‘Our demands include safe staffing and fair pay for NHS workers, an end to outsourcing as divisive and wasteful, and an immediate injection of capital funding to help start repairing the damage of 13 years of Conservative neglect.’
July 5, 2023, will mark 75 years of the National Health Service. In the run-up to the anniversary, a series of celebrations, protests and other events have been organised across the UK, designed to celebrate the health service and step-up campaigning to ensure its survival.
Up and down the country, street stalls are being held in celebration of the health service and to spread the message that the NHS needs better funding. Staff at the Sunderland and District KONP are holding a stall in Sunderland City Centre to collect signatures for a giant birthday card from the public. The card will be presented at staff at Sunderland Royal Hospital on July 5.
Meanwhile in Islington, campaigners are asking members of the public to write a message to Rishi Sunak about the NHS on its 75th birthday. The messages will be photographed and shared on Twitter.
One of the biggest events taking place today is the Northern March for the NHS. The event is being held in Leeds and is being organised by Keep Our NHS Public, Health Campaigns Together, and several regional campaigners.
LFF caught up with John Puntis, co-chair of Keep Our NHS Public and a retired consultant paediatrician. He told us:
“Yorkshire has held an annual march for the NHS from 2011, prompted initially by the Health and Social Care Bill and the huge threat that posed to the NHS as a public service. Campaigners from around the region are involved in the planning and the march is always led by the PCS samba band as we progress around the city centre.”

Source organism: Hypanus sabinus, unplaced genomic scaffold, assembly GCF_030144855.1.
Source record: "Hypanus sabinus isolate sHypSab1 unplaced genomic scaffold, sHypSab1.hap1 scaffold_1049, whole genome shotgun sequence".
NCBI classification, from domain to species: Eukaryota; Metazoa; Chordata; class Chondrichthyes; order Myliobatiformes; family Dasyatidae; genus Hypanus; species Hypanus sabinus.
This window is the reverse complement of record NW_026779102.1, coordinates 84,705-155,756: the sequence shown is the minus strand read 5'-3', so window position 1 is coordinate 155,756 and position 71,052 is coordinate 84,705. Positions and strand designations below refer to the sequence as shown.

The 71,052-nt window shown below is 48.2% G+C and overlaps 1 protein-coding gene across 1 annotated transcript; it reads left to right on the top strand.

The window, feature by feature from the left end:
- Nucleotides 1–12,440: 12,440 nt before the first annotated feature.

John Puntis explained how the event is always both a celebration of our NHS but also a protest about its relentless undermining through underfunding, lack of long term planning, derisory capital investment, and huge staff vacancies driving massive waiting lists.
“Our demands include safe staffing and fair pay for NHS workers, an end to outsourcing as divisive and wasteful, and an immediate injection of capital funding to help start repairing the damage of 13 years of Conservative neglect.
The co-chair of Keep Our NHS Public said the event has widespread support from trade union branches. NHS workers are speaking at the rally after the march, as well as local Labour MP, Richard Burgon.
“We see the purpose of the event as being to energise campaigning for the re-establishment of a fully public NHS based on its founding principles, and believe this is the ‘reform’ that is desperately needed.
“By engaging with the people of Leeds, media and local politicians we also hope to send a clear message that the public overwhelmingly supports a publicly provided service funded from taxation, and that it is not the NHS model that has failed but rather the NHS that has been failed by politicians.
Today’s march in Leeds comes as senior NHS doctors in England voted for a two-day strike over pay. This week, senior doctors voted in overwhelming numbers to go on strike over pay for the first time in almost 50 years. The vote is an attempt to put pressure on ministers to reverse the deep pay cuts they have been forced to live with since 2008.
Dr Vishal Sharma, chair of the BMA consultants committee, said: “We know consultants don’t take the decision around industrial action lightly, but this vote shows how furious they are at being repeatedly devalued by government.”
Hospital consultants will strike for two days, from 7am on July 20.
Gabrielle Pickard-Whitehead is a contributing editor to Left Foot Forward
Image credit: Last year’s march: Keep Our NHS Public